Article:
Also, we need to impress our VC’s, so deep learning is a must! :)

Image source.

Code

All code and configuration files used in this post are available in a companion GitHub repository.

Training Deep Chopstick classifier

First, we must choose a machine learning framework to use. As this article is intended to demonstrate TensorFlow serving capabilities, we’ll choose TensorFlow.

As you may know, there are two ways we can train our classifier: using TensorFlow and using TensorFlow Estimator API. Estimator API is an attempt to present a unified interface for deep learning models in a way scikit-learn does it for a set of classical ML models. For this task, we can use tf.estimator.LinearClassifier to quickly implement Logistic Regression and export the model after training has completed.

The other way we can do it is to use plain TensorFlow to train and export a classifier:

Setting up TensorFlow Serving

Serving, huh?

So, you have an awesome deep learning model with TensorFlow and are eager to put it into production? Now it’s time to get our hands on TensorFlow Serving.

TensorFlow Serving is based on gRPC — a fast remote procedure call library which uses another Google project under the hood — Protocol Buffers.

Protocol Buffers is a serialization framework that allows you to transform objects from memory to an efficient binary format suitable for transmission over the network.

To recap, gRPC is a framework that enables remote function calls over the network. It uses Protocol Buffers to serialize and deserialize data.

The main components of TensorFlow Serving are:

  • Servable — this is basically a version of your trained model exported in a format suitable for TF Serving to load
  • Loader — TF Serving component that, by coincidence, loads servables into memory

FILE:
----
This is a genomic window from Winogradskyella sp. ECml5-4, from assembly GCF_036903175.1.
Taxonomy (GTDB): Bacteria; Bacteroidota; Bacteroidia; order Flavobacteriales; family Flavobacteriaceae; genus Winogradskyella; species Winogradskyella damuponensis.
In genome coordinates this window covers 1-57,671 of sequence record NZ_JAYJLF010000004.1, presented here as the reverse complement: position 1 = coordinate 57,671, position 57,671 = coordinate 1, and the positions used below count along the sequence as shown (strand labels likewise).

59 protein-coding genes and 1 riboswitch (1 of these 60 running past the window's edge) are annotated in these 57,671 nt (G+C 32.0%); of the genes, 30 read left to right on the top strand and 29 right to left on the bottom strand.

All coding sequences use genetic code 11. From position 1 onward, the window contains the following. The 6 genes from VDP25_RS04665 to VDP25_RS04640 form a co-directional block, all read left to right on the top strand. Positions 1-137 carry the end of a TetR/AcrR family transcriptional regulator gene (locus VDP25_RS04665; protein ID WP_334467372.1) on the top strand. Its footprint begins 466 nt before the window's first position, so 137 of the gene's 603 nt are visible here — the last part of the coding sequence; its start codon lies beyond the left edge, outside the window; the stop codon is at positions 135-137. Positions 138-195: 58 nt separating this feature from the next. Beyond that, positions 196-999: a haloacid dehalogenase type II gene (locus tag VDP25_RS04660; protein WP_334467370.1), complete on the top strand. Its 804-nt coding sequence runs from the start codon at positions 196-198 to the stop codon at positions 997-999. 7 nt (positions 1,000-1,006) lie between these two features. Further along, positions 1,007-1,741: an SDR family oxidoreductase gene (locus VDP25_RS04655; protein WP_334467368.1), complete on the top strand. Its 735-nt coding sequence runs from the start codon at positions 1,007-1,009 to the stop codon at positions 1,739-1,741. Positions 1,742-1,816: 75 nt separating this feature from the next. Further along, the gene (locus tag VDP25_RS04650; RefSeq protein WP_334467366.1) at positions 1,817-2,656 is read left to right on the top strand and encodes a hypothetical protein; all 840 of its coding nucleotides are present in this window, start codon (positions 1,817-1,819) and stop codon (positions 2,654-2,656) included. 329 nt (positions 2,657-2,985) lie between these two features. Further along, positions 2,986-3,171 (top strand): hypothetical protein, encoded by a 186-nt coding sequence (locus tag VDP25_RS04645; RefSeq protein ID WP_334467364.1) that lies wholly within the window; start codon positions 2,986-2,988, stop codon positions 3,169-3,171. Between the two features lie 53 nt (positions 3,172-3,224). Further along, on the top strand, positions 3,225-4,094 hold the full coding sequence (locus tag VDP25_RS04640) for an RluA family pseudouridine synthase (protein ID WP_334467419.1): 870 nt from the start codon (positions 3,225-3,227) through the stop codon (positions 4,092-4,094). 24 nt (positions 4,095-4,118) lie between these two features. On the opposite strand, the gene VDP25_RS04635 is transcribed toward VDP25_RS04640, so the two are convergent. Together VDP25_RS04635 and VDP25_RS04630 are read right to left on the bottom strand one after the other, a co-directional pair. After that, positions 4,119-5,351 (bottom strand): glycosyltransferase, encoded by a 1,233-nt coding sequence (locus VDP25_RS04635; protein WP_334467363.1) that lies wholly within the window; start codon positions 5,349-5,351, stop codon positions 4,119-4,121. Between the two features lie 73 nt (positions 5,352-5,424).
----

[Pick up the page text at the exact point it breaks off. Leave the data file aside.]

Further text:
• Manager — implements servable’s lifecycle operations. It controls servable’s birth (loading), long living (serving), and death (unloading)
  • Core — makes all components work together (the official documentation is a little vague on what the core actually is, but you can always look at the source code to get a hang of what it does)

You can read a more in-depth overview of TF Serving architecture at the official documentation.

To get a TF Serving-based service up and running, you will need to:

  1. Export the model to a format compatible with TensorFlow Serving. In other words, create a Servable.
  2. Install or compile TensorFlow Serving
  3. Run TensorFlow Serving and load the latest version of the exported model (servable)

Setting up TernsorFlow Serving can be done in several ways:

  • Building from source. This requires you to install Bazel and complete a lengthy compilation process
  • Using a pre-built binary package. TF Serving is available as a deb package.

To automate this process and simplify subsequent installation to Kubernetes, we created a simple Dockerfile for you. Please clone the article’s repository and follow the instructions in the README.md file to build TensorFlow Serving Docker image:

➜ make build_image

This image has TensorFlow Serving and all dependencies preinstalled. By default, it loads models from the /models directory inside the docker container.